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What Is a Soft Credit Inquiry?

lender discussing loan options with client

You probably understand that when you apply for a loan, the lender will check your credit report. You may also know that a credit inquiry could have an adverse effect on your credit score. However, did you know that there are two types of credit checks? One type is referred to as a “hard” credit inquiry and the other is a “soft” credit inquiry. A hard credit pull may adversely affect your credit score while a soft credit inquiry will not affect your score.

Hard and soft credit inquiries are typically done for different reasons. A hard credit check is generally done if you have applied for a new form of credit such as a loan or credit card. However, a soft credit inquiry may be performed for different reasons, including the following examples:

  • You inquire about interest rates from a lender, but you do not submit an application for new credit
  • One of your current creditors checks your credit because they are considering whether to offer you a credit line increase
  • You specifically request a soft-pull pre-approval with a lender
  • A potential employer does a background check with your permission
  • You check your own credit.

There are some situations, such as when you open a new bank account or rent an apartment, when either a hard or soft inquiry may be made. Utility, cable, internet, and cellphone providers might also check your credit history. You can ask these providers what, if any, type of inquiry will be made.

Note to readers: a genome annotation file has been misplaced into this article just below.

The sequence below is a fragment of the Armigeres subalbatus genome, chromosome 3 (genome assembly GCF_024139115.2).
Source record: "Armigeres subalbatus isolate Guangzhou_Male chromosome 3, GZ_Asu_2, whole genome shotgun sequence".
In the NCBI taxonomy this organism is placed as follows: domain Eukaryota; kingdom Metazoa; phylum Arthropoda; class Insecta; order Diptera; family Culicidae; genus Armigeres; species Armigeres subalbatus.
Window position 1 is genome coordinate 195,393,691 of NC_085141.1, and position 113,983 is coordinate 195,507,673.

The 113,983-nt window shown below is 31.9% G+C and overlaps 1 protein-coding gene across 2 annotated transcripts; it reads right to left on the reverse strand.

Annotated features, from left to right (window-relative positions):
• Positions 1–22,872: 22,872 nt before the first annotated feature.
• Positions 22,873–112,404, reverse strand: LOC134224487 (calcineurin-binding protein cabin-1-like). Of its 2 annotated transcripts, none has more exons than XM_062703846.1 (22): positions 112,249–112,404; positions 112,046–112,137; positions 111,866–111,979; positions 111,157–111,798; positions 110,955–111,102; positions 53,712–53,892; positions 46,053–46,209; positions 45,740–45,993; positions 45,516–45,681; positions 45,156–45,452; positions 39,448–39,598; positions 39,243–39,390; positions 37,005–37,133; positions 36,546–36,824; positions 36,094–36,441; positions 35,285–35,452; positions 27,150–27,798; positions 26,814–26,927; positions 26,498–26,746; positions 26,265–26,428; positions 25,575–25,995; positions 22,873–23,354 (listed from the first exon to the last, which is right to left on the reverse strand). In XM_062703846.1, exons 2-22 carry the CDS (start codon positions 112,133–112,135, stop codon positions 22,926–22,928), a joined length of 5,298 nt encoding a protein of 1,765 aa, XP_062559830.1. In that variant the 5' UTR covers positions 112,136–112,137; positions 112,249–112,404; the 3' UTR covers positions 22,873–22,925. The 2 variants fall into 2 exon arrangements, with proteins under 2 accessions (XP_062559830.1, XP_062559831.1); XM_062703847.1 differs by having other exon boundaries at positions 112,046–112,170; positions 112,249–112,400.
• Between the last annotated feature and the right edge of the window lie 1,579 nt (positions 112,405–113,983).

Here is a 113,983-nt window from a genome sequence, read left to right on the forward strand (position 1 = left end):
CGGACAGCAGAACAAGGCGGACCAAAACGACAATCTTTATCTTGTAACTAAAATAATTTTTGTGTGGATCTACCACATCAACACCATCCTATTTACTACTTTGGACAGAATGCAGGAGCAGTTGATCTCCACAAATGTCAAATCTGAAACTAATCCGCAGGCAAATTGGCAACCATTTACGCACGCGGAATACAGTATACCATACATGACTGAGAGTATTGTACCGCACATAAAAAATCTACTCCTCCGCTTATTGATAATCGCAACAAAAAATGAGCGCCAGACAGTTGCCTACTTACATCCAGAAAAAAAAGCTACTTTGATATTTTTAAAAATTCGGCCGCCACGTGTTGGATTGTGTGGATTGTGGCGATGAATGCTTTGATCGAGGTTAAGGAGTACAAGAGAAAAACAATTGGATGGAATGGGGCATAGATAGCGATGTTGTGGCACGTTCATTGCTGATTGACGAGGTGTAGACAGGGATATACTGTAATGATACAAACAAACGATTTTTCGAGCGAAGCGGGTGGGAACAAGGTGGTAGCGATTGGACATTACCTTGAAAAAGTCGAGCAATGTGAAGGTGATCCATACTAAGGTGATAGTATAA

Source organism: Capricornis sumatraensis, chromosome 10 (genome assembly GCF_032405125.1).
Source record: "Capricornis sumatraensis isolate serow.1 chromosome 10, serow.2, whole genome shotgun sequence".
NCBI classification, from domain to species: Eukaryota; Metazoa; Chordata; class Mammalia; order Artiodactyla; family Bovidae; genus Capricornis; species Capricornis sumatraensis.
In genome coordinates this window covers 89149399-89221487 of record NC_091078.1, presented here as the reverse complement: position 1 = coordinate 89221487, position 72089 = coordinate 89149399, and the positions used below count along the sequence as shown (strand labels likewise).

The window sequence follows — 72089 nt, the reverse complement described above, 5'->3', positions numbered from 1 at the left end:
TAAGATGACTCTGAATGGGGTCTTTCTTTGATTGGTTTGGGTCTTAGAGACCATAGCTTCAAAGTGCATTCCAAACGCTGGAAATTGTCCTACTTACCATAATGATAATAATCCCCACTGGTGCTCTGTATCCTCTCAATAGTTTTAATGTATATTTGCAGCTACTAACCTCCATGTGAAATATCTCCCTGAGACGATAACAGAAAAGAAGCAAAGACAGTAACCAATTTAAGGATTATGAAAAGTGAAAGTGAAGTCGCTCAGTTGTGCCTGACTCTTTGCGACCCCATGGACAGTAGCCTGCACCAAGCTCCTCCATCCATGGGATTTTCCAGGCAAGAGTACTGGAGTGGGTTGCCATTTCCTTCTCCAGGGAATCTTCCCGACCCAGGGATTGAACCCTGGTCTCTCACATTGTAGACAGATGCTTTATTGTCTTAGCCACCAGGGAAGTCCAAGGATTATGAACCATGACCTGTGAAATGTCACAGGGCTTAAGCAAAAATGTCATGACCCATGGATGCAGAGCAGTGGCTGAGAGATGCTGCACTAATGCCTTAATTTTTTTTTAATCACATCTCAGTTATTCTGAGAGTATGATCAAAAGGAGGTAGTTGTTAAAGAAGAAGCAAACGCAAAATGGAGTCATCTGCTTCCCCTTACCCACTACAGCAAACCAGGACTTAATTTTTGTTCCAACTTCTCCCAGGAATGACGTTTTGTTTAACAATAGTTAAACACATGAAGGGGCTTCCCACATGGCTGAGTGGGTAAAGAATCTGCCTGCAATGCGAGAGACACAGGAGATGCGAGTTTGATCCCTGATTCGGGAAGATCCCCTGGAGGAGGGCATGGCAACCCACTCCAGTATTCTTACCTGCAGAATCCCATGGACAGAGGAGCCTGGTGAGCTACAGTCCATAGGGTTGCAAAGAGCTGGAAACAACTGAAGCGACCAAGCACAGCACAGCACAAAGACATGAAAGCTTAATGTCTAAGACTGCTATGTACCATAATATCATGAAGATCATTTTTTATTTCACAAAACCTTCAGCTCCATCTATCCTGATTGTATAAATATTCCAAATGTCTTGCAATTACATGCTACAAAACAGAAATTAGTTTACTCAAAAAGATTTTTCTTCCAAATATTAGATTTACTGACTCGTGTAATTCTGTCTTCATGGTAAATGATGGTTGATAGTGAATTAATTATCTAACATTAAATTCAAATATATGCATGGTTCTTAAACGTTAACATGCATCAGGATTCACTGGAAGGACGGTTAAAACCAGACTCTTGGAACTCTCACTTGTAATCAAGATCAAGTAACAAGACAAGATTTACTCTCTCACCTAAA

What is Included in a Soft Credit Inquiry?

A soft credit check shows much of the same information as a hard credit inquiry, including personal loans, student loans, credit card balances, lines of credit such as a home equity line of credit, any late payments, tax liens, and bankruptcy filings. Rent payments and medical bills owed are not reported to the three credit bureaus (Experian, TransUnion, and Equifax).

What’s Excluded from Credit Inquiries?

Neither soft nor hard credit checks show personal information such as age, marital status, medical information. Reviewers of credit reports can only see if there has been any negative credit history such as not paying bills or filing for bankruptcy.

Viewing Your Own Credit Inquiries

You can view both hard and soft credit inquiries on your credit reports. A free copy of your report is available from each of the three credit reporting agencies once per year at However, keep in mind that if a credit inquiry was only made to Experian, for example, it will not show up on the other two credit agencies’ reports.

When Multiple Credit Inquiries Count as One

When you shop for a new mortgage or auto loan, credit agencies consider it as only one hard inquiry if it occurs in a 14 to 45 day period. However, a hard inquiry may affect your credit score even if you are denied a loan or simply decide not to take one out.

Hard inquiries will remain on your credit report for two years, but the impact on your total credit score is usually minimal and will only last for a few months if no new negative information is reported. Credit reporting agencies typically only consider hard inquiries from the previous twelve months when calculating your credit score. Alternatively, you can have numerous soft credit inquiries that will not affect your credit score.

Are you looking for a personal loan for a home renovation, automobile, or debt consolidation? Contact the Mariner Finance team today and experience quality customer service and timely responses to your questions.

The information provided in this article does not constitute financial advice and is provided for educational purposes only without any express or implied warranty of any kind. This article is not intended as legal, tax, investment, or any other advice, and Mariner Finance does not offer credit repair services. Consider talking with an appropriate qualified professional for specific advice. Blog posts are for informational purposes only.